For a long time—decades—I’ve been doing all the traditional stuff that we do as environmentaiists: the good and necessary work of attending public meetings and writing letters. Publishing articles, books, etc. on various crises. And there is still, as ever, such a need for that, and such a place: the slow grind of democracy.




But there is another aspect of democracy, another freedom, which is that of peaceful civil disobedience, and it feels to me now in middle age as I look back at the wreckage, the wake, of my and all the generations before mine passage through the world’s bounty, and the consequences of that passage, that if global warming (what we used to call a few short years ago “the threat of global warming”) is not the moral issue of our time, then none exists. In the last year, I’ve had the privilege of being arrested at the state capital in Helena while protesting the giant proposed Otter Creek coal mine, and at the White House, protesting the proposed Keystone XL pipeline, which threatens to come through Montana en route to the Texas Gulf Coast, leaving the obscenity of Alberta’s tar sands. I also had the great pleasure of working with David James Duncan on a book, Heart of the Monster, a protest book against the use of Montana highways to transport Exxon’s “megaloads” through Montana to service those Albertan tar sands. Through the work of incredible activists, we were able to re-route those shipments, keeping them out of places like Lolo Creek and the majestic Rocky Mountain Front.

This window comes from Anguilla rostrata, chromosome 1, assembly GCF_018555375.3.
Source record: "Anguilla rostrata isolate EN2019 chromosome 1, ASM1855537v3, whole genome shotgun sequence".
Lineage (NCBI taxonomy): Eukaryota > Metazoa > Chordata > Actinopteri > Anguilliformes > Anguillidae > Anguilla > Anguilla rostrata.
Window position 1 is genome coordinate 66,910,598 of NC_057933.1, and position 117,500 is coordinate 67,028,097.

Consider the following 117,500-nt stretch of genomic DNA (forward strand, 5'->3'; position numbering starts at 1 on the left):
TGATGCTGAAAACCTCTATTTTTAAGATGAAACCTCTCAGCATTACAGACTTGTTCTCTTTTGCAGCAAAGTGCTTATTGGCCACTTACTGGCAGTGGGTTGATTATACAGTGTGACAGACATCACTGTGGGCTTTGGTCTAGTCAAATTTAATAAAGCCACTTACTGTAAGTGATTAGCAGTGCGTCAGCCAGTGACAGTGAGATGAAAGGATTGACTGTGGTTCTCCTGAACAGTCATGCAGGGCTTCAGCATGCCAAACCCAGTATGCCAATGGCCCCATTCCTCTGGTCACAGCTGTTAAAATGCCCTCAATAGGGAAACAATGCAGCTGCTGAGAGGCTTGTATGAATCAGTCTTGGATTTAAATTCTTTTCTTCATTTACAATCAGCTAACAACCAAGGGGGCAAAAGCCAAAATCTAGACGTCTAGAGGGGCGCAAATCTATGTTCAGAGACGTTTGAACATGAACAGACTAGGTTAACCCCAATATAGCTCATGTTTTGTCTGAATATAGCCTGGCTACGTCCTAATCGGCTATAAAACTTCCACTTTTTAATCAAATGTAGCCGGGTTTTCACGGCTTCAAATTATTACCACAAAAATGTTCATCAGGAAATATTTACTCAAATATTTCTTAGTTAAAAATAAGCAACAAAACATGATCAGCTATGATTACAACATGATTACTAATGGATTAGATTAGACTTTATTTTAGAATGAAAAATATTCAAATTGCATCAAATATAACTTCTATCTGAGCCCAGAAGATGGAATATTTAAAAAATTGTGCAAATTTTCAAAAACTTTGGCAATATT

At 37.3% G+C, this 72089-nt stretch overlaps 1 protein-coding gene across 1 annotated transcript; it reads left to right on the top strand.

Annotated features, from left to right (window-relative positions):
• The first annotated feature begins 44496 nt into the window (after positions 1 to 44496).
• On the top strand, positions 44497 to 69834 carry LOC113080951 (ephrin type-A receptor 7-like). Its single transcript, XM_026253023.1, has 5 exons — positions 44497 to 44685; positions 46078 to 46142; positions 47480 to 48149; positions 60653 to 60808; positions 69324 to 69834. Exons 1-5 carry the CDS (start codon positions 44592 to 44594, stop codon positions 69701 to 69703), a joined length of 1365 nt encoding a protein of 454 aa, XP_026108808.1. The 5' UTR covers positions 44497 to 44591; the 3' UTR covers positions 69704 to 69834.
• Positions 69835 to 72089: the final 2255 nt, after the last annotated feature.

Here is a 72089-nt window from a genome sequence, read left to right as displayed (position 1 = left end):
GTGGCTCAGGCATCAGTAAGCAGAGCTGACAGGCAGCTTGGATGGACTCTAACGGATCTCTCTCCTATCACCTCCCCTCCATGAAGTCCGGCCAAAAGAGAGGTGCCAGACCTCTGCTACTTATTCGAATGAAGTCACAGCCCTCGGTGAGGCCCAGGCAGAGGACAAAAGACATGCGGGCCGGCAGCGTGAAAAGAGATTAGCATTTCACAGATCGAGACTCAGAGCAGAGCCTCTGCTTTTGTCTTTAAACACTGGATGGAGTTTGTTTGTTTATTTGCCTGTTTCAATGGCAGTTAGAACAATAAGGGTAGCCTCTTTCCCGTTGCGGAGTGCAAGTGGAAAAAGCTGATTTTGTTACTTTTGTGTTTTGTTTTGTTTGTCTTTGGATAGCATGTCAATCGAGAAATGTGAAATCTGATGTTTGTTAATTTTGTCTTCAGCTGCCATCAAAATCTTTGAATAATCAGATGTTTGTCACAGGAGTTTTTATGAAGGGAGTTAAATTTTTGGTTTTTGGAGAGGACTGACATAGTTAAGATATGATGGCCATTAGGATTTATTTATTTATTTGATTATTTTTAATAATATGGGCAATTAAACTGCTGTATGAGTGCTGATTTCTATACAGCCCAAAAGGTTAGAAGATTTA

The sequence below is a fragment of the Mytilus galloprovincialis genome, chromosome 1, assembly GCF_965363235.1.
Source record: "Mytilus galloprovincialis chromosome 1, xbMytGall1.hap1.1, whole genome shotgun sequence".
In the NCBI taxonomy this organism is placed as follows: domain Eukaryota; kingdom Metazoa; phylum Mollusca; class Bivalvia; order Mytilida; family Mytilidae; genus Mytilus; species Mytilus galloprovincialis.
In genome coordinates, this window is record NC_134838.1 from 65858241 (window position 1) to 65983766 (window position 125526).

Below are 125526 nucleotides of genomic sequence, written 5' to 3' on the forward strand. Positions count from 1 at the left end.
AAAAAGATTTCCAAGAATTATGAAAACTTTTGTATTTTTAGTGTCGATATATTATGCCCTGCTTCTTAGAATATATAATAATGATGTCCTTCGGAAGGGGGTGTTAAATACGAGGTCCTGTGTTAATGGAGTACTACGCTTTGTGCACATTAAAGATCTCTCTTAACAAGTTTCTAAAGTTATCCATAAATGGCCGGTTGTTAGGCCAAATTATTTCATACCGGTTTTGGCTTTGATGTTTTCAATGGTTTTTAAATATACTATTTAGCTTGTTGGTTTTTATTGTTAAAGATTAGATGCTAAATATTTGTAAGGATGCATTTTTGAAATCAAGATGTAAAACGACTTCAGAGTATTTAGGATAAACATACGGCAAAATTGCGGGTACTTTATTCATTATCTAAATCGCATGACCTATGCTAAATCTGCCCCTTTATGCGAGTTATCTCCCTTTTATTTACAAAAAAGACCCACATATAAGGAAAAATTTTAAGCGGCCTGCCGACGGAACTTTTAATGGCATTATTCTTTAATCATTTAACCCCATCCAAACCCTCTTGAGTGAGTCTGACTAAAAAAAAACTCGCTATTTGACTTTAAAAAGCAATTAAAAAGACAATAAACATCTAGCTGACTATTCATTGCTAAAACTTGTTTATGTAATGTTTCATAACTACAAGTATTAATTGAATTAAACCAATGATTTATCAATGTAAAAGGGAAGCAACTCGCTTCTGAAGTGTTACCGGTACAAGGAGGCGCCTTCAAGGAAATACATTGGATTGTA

As a former oil and gas geologist, I feel also that I know some things about the industry that should be shared with the general public. Basic stuff, about just exactly how awful coal is, and how oil and gas development might be less harmful in one location, while devastating in another.




I’ve written several essays about the arrest process—about how empowering it is—and I hope that in the coming year tens or hundreds of thousands of people will come to agree that given the severity of the situation it is imperative that “mainstream” or “regular folk”—non-enviros—step forward and take on the cuffs as protest, to get our leaders’ attention, as was the case during the last civil rights crisis. I cannot  imagine that any of us want to be looing back 30 to 50 years from now and find ourselves unable to answer the question, What did you do during this time, What did you do to change things?




This is not an issue where we should leave anything on the field. This is the one where we should spend it all, and now.



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